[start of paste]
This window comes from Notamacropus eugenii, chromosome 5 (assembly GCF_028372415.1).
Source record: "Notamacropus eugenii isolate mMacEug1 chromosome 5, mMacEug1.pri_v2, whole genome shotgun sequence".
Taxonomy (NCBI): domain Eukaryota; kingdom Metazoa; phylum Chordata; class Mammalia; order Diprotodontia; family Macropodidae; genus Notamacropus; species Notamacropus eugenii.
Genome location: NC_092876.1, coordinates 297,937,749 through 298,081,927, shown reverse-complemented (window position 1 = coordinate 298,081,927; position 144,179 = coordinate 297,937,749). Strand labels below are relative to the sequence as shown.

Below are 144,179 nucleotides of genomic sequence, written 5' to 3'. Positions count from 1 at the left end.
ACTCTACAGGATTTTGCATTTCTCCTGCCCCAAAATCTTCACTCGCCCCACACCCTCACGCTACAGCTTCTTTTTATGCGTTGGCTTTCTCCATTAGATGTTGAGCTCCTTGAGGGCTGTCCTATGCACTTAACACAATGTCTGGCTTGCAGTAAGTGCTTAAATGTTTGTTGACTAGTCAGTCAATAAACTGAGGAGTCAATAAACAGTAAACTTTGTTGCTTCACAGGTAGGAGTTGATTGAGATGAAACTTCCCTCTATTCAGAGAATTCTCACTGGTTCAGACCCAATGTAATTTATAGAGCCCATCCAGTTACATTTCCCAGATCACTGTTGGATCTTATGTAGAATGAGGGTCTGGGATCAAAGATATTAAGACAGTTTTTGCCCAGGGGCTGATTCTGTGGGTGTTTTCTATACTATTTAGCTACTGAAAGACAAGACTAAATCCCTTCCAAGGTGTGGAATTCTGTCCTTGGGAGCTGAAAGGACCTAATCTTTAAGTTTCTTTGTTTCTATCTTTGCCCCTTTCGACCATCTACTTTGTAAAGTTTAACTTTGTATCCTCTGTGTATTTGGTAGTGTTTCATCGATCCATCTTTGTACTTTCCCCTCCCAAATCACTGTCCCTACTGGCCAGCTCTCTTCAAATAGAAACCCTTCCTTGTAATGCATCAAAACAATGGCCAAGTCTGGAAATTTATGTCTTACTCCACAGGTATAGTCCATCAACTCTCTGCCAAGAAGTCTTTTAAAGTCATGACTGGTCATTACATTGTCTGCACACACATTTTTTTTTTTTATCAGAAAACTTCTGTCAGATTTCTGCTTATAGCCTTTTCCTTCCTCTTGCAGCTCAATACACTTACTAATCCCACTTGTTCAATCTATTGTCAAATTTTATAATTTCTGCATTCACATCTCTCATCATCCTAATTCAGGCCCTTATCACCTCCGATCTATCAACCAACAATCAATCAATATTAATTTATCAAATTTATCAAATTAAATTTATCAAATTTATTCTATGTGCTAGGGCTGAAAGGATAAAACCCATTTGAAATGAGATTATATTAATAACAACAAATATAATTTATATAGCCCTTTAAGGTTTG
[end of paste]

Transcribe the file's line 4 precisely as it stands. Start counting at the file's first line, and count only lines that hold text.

Genome location: NC_092876.1, coordinates 297,937,749 through 298,081,927, shown reverse-complemented (window position 1 = coordinate 298,081,927; position 144,179 = coordinate 297,937,749). Strand labels below are relative to the sequence as shown.